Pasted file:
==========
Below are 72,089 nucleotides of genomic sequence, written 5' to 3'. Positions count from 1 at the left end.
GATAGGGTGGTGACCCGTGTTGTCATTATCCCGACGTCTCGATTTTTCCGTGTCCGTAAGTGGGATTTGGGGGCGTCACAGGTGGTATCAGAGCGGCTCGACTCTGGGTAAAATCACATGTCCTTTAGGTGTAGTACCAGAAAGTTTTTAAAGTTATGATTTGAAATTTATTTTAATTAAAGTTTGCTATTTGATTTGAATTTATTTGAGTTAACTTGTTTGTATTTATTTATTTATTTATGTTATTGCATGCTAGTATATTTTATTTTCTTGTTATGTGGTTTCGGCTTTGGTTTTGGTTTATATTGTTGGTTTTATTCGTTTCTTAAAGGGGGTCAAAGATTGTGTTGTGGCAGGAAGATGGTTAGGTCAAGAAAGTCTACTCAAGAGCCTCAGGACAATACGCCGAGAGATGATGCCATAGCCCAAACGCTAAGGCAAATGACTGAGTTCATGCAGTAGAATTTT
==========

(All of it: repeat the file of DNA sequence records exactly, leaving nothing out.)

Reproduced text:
Below are 72,089 nucleotides of genomic sequence, written 5' to 3'. Positions count from 1 at the left end.
GATAGGGTGGTGACCCGTGTTGTCATTATCCCGACGTCTCGATTTTTCCGTGTCCGTAAGTGGGATTTGGGGGCGTCACAGGTGGTATCAGAGCGGCTCGACTCTGGGTAAAATCACATGTCCTTTAGGTGTAGTACCAGAAAGTTTTTAAAGTTATGATTTGAAATTTATTTTAATTAAAGTTTGCTATTTGATTTGAATTTATTTGAGTTAACTTGTTTGTATTTATTTATTTATTTATGTTATTGCATGCTAGTATATTTTATTTTCTTGTTATGTGGTTTCGGCTTTGGTTTTGGTTTATATTGTTGGTTTTATTCGTTTCTTAAAGGGGGTCAAAGATTGTGTTGTGGCAGGAAGATGGTTAGGTCAAGAAAGTCTACTCAAGAGCCTCAGGACAATACGCCGAGAGATGATGCCATAGCCCAAACGCTAAGGCAAATGACTGAGTTCATGCAGTAGAATTTT